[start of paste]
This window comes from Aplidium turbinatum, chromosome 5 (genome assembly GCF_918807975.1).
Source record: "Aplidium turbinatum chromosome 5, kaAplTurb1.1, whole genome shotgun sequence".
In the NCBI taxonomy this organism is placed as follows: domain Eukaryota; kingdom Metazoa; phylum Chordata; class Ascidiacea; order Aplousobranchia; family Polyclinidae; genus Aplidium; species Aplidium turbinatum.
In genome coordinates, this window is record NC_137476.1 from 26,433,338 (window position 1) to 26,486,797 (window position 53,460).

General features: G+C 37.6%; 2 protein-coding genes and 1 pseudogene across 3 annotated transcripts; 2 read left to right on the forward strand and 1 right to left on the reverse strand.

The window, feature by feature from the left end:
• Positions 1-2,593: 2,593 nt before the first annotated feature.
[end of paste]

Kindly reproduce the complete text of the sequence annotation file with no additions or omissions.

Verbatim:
This window comes from Aplidium turbinatum, chromosome 5 (genome assembly GCF_918807975.1).
Source record: "Aplidium turbinatum chromosome 5, kaAplTurb1.1, whole genome shotgun sequence".
In the NCBI taxonomy this organism is placed as follows: domain Eukaryota; kingdom Metazoa; phylum Chordata; class Ascidiacea; order Aplousobranchia; family Polyclinidae; genus Aplidium; species Aplidium turbinatum.
In genome coordinates, this window is record NC_137476.1 from 26,433,338 (window position 1) to 26,486,797 (window position 53,460).

General features: G+C 37.6%; 2 protein-coding genes and 1 pseudogene across 3 annotated transcripts; 2 read left to right on the forward strand and 1 right to left on the reverse strand.

The window, feature by feature from the left end:
• Positions 1-2,593: 2,593 nt before the first annotated feature.